72

Are there any satellites in geosynchronous but not geostationary orbits? Yep, lots! Apparently there are various advantages to being synchronous even when oscillating wildly in position above/below the Earth's equator (up to +/- 60 degrees!) After seeing the figures below in A New Look at the GEO and Near-GEO Regimes: Operations, Disposals,and Debris (...


28

The only satellite I know of that was shaped to have low drag was GOCE, which orbited at 250 km. Since it was vital to ensure that the measurements taken are of true gravity and not influenced by any movement of the satellite, this unique five-metre long arrow-shaped satellite had none of the moving parts often seen in other spacecraft. The satellite, ...


26

Kepler has a parabolic dish antenna fixed to its body. There are many possible designs of transmitting devices. For spacecraft, parabolic dish antennas are preferred, because they have the least attenuation for radio waves with distance. But dish antennas must be pointed to the receiver. The Kepler telescope was over-budget for a Discovery-class mission, ...


25

The ISS solar array masts are launched collapsed in canisters, and run through a deployer mechanism to erect them as a long straight object. I see no technical reason why a much longer mast couldn't use this system. For details see this question and answer: How do the booms on ISS (and other spacecraft) extend and retract?


23

Long rigid structure can be transported as raw material for fabrication in space, in the same way that continuous rain gutters are made. In the pictures below, you can see a machine that creates the rigid rain gutter from a compact roll of sheet metal. The method is provides for compact transportation, only limited by the compacted size and weight of the ...


21

Rockets (even old designs) are capable of delivering a nuclear weapon anywhere on Earth. Governments don't want this technology to fall into the wrong hands. Publishing a design takes a lot of effort. The complete design for a rocket easily exceeds a million drawings and hundreds of thousands of pages of supporting documents. For an old rocket, all of that ...


20

Storage just means that they're launched and still in geosynchronous orbit but not actively used. You can see the status of the Tracking and Data Relay Satellite (TDRS) Fleet on this NASA graphic: Of the eleven TDRS satellites successfully launched into space, nine are still functioning and two (TDRS-1 and TDRS-4) are not. The two non-functional ...


20

Solar panel technology seems to have caught up with power requirements on the satellite. Since price of components is really no object when building a system like this, super expensive panels with efficiency ratings of up to 40% can be used. The trick to engineering something properly is using just the right amount of materials, as the old maxim goes "Any ...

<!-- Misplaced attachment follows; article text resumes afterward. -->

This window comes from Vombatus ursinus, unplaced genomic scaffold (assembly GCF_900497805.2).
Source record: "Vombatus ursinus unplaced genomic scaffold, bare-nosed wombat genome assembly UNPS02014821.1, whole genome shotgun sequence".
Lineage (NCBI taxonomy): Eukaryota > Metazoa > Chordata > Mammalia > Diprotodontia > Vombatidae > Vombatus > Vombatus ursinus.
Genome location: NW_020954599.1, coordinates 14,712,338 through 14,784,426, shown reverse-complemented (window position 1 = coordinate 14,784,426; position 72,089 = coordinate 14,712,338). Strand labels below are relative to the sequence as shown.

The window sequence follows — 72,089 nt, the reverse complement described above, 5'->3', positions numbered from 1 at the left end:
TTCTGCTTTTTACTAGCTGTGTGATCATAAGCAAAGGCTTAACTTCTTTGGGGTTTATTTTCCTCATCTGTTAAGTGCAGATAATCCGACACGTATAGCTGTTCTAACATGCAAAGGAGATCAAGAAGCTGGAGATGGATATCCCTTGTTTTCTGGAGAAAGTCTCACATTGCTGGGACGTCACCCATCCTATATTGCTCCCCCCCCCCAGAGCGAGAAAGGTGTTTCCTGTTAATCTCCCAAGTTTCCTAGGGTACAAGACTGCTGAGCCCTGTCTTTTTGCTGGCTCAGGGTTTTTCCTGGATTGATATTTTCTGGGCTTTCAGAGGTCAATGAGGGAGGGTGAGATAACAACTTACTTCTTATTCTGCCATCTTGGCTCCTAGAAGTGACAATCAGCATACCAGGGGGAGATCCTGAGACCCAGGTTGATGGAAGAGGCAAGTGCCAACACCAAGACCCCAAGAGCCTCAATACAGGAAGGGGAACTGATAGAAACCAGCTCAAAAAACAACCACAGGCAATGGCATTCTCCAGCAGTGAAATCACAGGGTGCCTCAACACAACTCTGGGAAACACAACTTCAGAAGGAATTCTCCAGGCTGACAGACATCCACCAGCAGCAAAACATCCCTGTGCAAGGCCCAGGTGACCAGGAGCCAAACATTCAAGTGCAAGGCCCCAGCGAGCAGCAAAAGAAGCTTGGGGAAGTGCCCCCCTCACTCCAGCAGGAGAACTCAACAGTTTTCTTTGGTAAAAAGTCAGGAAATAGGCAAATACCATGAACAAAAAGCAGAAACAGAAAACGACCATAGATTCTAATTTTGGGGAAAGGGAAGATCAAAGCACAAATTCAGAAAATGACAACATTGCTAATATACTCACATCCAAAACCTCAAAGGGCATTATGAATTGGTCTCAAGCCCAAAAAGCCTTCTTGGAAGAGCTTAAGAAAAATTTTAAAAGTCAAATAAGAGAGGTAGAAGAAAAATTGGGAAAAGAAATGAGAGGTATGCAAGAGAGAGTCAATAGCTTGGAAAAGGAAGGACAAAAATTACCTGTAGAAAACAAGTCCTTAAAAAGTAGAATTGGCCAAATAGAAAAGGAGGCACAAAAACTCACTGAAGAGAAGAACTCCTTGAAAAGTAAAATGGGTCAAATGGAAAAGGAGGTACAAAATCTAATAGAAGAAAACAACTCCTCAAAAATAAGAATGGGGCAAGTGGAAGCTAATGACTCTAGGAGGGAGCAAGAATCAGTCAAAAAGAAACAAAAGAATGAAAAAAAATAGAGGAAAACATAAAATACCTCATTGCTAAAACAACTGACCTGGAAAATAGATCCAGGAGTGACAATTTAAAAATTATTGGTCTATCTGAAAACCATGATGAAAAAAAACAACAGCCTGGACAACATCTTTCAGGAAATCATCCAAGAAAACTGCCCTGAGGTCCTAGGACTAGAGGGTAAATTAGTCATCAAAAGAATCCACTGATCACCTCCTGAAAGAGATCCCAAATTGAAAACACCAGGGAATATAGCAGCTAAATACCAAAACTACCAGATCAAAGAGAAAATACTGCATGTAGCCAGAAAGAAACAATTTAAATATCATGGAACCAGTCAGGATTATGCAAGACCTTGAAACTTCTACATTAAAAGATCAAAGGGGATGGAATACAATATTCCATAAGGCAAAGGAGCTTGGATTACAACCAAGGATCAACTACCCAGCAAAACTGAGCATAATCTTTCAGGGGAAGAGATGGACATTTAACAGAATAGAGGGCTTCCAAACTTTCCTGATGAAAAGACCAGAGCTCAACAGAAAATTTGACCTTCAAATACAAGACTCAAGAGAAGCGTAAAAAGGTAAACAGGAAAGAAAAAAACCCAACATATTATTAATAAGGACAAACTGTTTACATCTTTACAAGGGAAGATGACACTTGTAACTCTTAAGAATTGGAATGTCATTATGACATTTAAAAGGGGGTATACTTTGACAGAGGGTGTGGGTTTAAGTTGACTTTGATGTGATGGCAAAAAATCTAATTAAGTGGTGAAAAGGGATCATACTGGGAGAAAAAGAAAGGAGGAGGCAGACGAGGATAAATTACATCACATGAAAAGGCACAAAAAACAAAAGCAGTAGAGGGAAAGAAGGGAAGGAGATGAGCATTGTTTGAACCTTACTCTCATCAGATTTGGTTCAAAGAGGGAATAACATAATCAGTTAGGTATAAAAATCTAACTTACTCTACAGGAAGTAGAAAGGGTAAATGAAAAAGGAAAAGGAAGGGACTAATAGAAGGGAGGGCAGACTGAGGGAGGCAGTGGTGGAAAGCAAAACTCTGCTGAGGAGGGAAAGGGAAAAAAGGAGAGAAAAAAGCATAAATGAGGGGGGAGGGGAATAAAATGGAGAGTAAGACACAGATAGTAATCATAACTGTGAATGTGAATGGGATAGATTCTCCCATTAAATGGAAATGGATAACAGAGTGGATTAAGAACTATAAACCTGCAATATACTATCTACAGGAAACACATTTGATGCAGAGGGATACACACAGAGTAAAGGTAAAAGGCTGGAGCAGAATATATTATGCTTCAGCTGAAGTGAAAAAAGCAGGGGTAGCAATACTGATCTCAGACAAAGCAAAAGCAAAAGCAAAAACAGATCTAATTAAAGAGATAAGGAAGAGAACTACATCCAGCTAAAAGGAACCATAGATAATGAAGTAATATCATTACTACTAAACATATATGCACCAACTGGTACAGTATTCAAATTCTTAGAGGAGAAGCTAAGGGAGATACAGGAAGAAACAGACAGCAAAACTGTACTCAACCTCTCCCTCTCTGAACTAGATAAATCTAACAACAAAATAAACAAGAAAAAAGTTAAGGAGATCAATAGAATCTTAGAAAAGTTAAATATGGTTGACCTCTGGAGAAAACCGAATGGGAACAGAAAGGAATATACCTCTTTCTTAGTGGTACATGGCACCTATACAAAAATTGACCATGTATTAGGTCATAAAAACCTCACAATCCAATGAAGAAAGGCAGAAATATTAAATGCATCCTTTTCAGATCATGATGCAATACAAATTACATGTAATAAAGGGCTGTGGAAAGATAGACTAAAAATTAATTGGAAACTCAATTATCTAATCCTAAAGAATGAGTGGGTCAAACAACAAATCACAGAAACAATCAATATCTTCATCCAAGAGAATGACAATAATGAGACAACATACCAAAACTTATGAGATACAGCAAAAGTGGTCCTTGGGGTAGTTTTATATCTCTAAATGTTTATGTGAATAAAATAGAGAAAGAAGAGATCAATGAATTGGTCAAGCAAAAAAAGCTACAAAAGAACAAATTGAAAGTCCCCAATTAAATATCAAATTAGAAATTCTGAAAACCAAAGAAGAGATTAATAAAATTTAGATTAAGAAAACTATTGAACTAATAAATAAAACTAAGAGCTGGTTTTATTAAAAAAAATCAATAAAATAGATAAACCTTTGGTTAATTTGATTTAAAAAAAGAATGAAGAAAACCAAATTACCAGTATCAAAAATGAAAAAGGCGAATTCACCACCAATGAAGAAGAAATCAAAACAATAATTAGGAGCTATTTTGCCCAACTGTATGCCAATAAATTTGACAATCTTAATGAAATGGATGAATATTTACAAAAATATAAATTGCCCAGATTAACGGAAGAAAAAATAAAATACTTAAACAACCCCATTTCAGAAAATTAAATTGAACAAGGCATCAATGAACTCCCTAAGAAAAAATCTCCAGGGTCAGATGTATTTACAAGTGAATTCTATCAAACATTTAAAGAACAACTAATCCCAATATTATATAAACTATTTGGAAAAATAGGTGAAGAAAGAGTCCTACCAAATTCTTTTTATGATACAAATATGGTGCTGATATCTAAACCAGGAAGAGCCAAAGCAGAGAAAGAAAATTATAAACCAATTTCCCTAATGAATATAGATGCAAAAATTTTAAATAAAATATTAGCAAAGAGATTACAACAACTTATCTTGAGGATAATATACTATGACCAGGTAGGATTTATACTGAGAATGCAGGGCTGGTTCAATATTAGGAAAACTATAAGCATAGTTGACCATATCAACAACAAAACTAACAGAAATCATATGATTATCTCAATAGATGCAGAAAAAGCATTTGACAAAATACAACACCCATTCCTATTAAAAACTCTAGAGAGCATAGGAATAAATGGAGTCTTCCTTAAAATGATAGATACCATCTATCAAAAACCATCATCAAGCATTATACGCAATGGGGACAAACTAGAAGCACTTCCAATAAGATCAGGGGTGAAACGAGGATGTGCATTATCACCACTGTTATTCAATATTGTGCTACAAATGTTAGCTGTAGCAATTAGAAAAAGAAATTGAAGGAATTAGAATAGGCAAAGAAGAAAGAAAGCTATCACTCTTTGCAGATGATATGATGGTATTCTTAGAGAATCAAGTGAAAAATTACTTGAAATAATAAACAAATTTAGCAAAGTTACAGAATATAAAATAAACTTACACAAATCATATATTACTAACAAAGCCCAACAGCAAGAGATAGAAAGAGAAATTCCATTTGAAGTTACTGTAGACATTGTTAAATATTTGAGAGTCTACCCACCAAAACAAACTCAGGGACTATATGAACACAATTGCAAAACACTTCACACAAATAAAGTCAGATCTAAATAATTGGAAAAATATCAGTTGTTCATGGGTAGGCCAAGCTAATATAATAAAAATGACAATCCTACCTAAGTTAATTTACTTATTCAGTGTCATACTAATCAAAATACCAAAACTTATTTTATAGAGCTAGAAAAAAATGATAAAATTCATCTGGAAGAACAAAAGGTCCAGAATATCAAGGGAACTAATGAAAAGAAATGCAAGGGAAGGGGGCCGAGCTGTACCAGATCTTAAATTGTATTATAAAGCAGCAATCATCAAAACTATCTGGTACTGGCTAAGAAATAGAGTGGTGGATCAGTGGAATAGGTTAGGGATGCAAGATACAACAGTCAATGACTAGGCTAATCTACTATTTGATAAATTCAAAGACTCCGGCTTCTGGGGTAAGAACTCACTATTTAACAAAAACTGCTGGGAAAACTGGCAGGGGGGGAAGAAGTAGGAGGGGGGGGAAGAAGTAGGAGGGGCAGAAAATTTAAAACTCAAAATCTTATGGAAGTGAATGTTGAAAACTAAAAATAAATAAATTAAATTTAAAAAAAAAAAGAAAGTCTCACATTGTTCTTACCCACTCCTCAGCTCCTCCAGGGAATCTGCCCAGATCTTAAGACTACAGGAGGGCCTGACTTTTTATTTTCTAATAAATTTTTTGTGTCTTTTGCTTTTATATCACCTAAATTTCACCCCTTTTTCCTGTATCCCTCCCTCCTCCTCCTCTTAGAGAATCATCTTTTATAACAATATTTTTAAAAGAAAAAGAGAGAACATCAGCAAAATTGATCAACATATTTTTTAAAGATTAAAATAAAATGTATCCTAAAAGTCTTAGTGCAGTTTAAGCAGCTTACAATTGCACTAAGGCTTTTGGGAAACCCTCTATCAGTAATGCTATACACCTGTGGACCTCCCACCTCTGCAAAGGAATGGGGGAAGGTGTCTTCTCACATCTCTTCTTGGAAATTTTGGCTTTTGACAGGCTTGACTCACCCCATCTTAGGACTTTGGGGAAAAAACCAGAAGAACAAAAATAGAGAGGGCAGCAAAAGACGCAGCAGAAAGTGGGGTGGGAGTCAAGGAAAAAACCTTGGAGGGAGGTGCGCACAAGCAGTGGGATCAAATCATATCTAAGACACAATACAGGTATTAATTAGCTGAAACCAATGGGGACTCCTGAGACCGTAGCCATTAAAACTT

17

Certainly. For instance, the two LAGEOS satellites, orbiting at 5,900 km, are expected to remain in orbit for eight million years or more. Those satellites were made especially dense, which will also tend to slow orbital decay. But less compact satellites in high orbits should do fine for long periods as well.


17

Best way to do this could be to research, develop and send a "3D tube printer satellite" to low Earth orbit, and feed it with whatever material in liquid, powder or filament form, which will not require any special attachement or design modification to existing rockets, since it can fill any shape of a given volume. For instance one 0.5 km long tube, 10 cm ...


17

Lagrange points as I understand it are points in space between 2 objects where the gravitational pull between them is effectively equal. A quick check of Wikipedia's Lagrangian point or any article will show that only one of the five Lagrange points are "between (the) two objects". The pulls are not equal, they balance in such a way as to allow for an orbit ...


15

MarCO's primary mission isn't actually to transmit data from InSight during its entry period. That's a non-essentially function that can be done by other spacecraft, if needed. Instead, the main part of the MarCO mission is determining the functionality of cubesats during deep space missions. We've never before sent such small spacecraft this far from Earth, ...


14

Could a slower or smaller rocket take advantage of lift if all the stages had wings? Wings on the first stage can be useful; the Pegasus air-launched rocket has wings on its first stage that provide some lift. In most cases wings aren't worth using on orbital launchers; they add drag and weight that usually isn't compensated for by lift. Wings on upper ...


12

This largely depends on purpose/application, but if you want it just to "be in orbit" then the answer is "not very precise at all.". Or quantifying better, the periapsis speed must be between the speed of circular orbit and escape speed which is $\sqrt{2}$ of that - so about 40% of "slop". Of course satellites aren't of much use if you can't communicate ...


11